October 3, 2019 – December 14, 2019
Paul Seesequasis –Turning the Lens: Indigenous Archive Project is a photography/history exhibition; a naming project; a social media campaign and an opportunity contemplate the role and importance of galleries, museums and archives across Canada.
The exhibition is the result of a long-standing social media and research project undertaken by Paul Seesequasis, a Plains Cree writer, journalist, and cultural activist based in Saskatoon. In 2015, Seesequasis began collecting archival images of everyday life among First Nations, Metis and Inuit communities from the 1920s through the 1970s. Sharing these on social media resulted in the identification of the individuals, places, events and stories that had largely eluded institutional catalogues.
Turning the Lens features images of Indigenous peoples from 1950’s – 1960’s taken by the photojournalist, Rosemary Gilliat Eaton, on loan from Libraries and Archives Canada, as well as a selection of photographs taken by Arnold Lupson, on loan from the Glenbow Archives.* Arriving in Calgary around 1919 from England, Lupson photographed members of the Sarcee (Tsuut’ina), Blood, Peigan, Blackfoot (Siksika) and Stoney peoples of southern Alberta.
Seesequasis is the author of the forthcoming publication, Blanket Toss Under Midnight Sun: Portraits of Everyday Life in Eight Indigenous Communities, Knopf Canada. His writing has appeared in The Globe and Mail, The Walrus, Brick and Granta magazines, among others. He has been active in the Indigenous arts, both as an artist and a policy maker, since the 1990s.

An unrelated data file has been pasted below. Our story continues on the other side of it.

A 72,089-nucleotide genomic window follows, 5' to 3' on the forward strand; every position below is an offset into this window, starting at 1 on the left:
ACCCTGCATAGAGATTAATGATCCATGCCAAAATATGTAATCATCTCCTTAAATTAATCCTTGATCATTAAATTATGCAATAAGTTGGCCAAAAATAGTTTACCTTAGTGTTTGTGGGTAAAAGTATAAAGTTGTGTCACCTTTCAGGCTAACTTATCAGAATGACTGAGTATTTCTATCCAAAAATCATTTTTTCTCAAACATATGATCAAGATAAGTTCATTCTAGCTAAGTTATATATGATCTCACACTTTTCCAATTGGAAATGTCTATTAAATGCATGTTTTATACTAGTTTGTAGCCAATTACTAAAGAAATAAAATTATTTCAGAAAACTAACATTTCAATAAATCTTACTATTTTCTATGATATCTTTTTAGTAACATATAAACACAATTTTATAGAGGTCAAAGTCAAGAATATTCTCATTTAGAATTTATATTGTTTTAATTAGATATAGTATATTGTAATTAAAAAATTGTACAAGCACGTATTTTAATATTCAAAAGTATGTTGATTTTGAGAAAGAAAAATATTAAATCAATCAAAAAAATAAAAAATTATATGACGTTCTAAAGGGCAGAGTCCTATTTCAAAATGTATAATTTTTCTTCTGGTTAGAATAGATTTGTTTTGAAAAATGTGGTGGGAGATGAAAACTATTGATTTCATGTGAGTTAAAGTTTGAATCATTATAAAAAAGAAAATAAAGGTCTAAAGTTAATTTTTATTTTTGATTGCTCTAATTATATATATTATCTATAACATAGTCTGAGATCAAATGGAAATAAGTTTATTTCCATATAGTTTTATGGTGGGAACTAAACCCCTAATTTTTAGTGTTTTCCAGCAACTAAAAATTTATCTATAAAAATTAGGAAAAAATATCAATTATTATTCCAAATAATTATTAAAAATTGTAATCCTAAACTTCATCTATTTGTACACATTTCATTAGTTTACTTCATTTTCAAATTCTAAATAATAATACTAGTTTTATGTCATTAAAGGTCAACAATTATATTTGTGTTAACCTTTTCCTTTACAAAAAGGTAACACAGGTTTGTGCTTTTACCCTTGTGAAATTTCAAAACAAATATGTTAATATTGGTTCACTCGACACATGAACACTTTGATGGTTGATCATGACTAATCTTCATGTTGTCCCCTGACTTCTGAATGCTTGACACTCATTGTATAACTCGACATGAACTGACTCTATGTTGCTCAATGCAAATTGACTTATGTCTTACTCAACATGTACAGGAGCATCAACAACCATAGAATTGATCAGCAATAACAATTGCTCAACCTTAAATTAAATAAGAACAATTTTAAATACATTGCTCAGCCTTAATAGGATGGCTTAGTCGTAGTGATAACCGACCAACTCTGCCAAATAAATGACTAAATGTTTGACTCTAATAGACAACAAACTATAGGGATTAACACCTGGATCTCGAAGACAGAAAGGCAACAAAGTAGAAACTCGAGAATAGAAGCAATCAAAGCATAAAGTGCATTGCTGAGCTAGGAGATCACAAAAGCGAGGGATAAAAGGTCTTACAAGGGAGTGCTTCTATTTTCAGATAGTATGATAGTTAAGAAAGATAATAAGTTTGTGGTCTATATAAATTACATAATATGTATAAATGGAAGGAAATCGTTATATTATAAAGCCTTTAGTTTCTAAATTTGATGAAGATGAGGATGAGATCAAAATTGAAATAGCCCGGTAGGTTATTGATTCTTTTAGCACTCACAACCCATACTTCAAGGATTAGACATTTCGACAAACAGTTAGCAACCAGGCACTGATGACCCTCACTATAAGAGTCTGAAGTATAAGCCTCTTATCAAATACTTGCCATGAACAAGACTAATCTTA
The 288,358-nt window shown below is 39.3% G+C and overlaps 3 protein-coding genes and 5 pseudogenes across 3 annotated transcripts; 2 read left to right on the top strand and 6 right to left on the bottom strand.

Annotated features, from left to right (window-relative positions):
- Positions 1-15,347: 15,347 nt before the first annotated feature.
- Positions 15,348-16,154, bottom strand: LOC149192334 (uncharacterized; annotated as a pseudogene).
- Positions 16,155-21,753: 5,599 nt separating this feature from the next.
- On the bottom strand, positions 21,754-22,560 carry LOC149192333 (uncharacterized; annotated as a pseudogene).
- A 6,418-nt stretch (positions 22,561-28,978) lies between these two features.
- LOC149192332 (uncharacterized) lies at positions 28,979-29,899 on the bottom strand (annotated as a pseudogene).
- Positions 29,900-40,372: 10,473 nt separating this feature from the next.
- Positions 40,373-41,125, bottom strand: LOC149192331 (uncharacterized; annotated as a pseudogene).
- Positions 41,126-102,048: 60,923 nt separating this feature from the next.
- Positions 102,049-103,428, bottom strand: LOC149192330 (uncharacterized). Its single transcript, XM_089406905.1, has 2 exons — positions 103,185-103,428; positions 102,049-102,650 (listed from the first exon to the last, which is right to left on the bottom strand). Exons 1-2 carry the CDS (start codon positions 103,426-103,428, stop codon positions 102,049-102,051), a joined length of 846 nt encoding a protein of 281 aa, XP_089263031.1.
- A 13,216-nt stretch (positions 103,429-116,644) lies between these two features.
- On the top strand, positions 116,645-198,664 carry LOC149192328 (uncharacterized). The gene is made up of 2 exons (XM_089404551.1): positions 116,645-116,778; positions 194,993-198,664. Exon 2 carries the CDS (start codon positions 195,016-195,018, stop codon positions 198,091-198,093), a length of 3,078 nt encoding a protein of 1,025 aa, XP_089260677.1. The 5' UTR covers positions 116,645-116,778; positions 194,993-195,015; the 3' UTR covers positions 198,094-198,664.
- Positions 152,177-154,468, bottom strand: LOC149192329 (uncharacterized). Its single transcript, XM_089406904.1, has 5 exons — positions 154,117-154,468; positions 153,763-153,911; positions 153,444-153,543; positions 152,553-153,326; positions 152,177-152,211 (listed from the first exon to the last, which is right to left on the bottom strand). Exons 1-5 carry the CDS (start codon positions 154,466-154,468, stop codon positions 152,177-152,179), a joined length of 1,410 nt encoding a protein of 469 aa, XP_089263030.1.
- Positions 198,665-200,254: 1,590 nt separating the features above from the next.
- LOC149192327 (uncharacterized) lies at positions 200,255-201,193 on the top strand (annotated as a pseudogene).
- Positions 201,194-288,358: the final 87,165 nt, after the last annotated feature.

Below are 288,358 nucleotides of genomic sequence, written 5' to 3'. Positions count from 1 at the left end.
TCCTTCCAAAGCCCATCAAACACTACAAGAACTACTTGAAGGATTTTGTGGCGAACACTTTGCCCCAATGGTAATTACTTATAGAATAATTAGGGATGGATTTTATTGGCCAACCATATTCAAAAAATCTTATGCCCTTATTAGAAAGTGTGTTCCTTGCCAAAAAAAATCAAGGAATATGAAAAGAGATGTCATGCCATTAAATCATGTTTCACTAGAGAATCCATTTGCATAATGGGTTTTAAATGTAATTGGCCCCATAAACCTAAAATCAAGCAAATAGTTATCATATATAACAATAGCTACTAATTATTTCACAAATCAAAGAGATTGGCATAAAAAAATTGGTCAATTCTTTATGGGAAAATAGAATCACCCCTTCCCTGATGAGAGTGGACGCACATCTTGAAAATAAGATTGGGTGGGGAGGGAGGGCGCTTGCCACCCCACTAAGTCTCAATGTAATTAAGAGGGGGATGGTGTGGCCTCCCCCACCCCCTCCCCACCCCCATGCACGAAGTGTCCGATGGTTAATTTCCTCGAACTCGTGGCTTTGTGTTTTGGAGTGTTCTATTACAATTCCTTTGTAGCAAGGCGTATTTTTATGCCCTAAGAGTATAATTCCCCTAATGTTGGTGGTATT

Organized and circulated by Touchstones Nelson: Museum of Art and History, and curated by Arin Fay and supported by the Canada Council, British Columbia Arts Council and Library Archive Canada.
We are excited to announce a one-day conference on May 29, 2020 with the theme: Animals and Animal Imagery in the Ancient World. The conference is co-organized by the Department of Classics & Religion and Nickle Galleries hosted by the University of Calgary. The conference is associated with the upcoming numismatics exhibition on animals titled, Money Zoo: Fantastical Beasts and the History of Money, organized by the University of Calgary’s Nickle Galleries.
• Animal iconography and visual culture of the ancient world
• The use of animals in the ancient world
• Relationships between humans and animals
• The symbolic associations of animals
• Animals in cult and ritual
We invite academics and graduate students from all fields and departments to submit proposals for 20-minunte presentations. Please submit 250-word abstracts as a pdf attachment with your full name, academic affiliation, and title by April 3, 2020 to We invite academics and graduate students from all fields and departments to join us. The conference will be held on May 29, 2020.
We are welcoming submission for 20-minunte presentations for this interdisciplinary session. Please submit 250-word abstracts as a pdf attachment with your full name, academic affiliation, and presentation title by April 3, 2020 to email@example.com
Date: May 29, 2020
Location: Gallery Hall, ground floor, TFDL
For more information, contact Marina Fischer firstname.lastname@example.org